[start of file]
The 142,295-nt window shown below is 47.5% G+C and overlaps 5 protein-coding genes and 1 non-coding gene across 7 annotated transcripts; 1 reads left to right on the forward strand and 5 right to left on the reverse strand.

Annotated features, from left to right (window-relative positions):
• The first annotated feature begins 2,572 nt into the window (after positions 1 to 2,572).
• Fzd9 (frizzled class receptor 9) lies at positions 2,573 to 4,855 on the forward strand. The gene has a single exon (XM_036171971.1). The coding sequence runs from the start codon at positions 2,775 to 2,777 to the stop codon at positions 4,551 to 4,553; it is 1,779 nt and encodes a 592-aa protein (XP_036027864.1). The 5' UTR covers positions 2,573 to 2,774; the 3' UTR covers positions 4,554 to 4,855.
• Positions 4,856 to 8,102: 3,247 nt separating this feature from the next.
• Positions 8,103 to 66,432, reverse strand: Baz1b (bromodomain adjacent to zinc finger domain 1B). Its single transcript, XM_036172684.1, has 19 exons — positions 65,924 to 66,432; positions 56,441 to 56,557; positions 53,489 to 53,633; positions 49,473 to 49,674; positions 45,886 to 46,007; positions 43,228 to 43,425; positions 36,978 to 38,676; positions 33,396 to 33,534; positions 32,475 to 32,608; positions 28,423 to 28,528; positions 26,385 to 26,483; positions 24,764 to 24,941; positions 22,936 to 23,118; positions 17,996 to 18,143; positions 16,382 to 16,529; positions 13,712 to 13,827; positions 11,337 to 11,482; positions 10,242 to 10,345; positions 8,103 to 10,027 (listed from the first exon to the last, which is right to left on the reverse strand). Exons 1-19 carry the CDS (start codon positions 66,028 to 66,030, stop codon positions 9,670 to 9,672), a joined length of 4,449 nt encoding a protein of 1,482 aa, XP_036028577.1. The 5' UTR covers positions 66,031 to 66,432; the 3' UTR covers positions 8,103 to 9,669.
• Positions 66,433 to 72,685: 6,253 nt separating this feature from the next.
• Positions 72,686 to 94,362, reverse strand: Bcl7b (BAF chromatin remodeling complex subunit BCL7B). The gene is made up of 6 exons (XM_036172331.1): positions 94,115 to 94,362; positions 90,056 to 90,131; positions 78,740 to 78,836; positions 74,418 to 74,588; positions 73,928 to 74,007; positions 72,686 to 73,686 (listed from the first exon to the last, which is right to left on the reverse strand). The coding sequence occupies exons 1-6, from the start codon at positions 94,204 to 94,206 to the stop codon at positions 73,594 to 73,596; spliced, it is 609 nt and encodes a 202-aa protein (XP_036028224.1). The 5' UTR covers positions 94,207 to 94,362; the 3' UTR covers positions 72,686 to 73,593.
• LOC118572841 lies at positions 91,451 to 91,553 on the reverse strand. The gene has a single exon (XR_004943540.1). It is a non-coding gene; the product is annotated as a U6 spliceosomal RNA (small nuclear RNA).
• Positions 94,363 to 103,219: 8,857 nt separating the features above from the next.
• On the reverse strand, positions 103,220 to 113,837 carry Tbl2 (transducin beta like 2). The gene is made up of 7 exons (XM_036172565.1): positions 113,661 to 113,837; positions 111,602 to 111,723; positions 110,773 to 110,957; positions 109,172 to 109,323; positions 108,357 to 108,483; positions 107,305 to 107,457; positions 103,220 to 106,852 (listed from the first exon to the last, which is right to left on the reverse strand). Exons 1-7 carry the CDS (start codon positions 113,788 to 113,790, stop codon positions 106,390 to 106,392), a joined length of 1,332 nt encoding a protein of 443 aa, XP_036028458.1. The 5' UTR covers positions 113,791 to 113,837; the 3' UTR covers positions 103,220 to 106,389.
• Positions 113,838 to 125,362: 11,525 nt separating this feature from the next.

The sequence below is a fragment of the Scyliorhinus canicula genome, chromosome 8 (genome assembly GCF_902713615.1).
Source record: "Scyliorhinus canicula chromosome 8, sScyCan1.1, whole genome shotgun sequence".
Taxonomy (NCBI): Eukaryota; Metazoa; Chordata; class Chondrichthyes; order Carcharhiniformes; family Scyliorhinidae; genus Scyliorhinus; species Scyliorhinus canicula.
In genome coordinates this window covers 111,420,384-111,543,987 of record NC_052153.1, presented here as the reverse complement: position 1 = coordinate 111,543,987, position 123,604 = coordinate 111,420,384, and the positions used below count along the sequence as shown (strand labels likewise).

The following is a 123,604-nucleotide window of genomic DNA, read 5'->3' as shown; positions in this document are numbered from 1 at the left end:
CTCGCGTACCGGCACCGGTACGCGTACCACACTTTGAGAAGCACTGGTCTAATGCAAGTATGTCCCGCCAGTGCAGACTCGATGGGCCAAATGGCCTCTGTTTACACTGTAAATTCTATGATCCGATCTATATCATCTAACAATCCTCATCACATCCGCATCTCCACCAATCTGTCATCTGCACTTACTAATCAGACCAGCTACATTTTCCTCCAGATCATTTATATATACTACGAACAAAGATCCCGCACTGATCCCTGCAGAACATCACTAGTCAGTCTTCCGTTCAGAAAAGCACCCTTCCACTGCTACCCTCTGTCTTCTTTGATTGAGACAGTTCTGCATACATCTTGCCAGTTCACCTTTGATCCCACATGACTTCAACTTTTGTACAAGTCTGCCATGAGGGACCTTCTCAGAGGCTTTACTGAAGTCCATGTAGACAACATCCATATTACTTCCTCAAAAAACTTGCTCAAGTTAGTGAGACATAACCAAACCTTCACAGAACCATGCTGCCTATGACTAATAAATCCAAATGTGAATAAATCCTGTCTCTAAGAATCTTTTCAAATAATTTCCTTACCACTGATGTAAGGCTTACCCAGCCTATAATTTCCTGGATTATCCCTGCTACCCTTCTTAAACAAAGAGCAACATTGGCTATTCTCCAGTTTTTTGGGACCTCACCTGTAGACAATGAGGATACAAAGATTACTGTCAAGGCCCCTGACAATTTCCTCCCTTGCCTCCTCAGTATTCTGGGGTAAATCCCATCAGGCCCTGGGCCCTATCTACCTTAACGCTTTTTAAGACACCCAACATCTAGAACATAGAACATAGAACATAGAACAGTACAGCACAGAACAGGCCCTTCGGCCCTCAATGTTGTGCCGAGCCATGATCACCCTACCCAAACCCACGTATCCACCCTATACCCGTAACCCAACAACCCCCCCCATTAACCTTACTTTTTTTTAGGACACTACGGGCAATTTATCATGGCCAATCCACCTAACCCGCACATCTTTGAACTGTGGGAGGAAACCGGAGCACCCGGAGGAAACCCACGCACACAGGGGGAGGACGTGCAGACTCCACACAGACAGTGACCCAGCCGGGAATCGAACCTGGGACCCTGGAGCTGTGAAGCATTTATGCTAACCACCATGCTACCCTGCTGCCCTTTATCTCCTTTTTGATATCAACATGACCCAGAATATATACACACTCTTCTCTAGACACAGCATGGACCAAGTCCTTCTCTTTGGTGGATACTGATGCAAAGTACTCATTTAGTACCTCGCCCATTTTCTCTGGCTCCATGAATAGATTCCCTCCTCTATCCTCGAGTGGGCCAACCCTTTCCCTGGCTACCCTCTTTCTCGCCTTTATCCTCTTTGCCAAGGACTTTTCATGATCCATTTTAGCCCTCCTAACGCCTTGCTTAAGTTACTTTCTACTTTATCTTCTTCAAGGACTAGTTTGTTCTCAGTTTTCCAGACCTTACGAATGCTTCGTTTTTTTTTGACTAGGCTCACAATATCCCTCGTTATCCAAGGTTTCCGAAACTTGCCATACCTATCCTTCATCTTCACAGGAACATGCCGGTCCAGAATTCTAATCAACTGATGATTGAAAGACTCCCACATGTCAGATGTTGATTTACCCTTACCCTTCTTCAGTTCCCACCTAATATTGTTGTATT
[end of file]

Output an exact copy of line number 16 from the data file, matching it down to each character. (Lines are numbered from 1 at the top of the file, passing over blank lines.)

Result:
In genome coordinates this window covers 111,420,384-111,543,987 of record NC_052153.1, presented here as the reverse complement: position 1 = coordinate 111,543,987, position 123,604 = coordinate 111,420,384, and the positions used below count along the sequence as shown (strand labels likewise).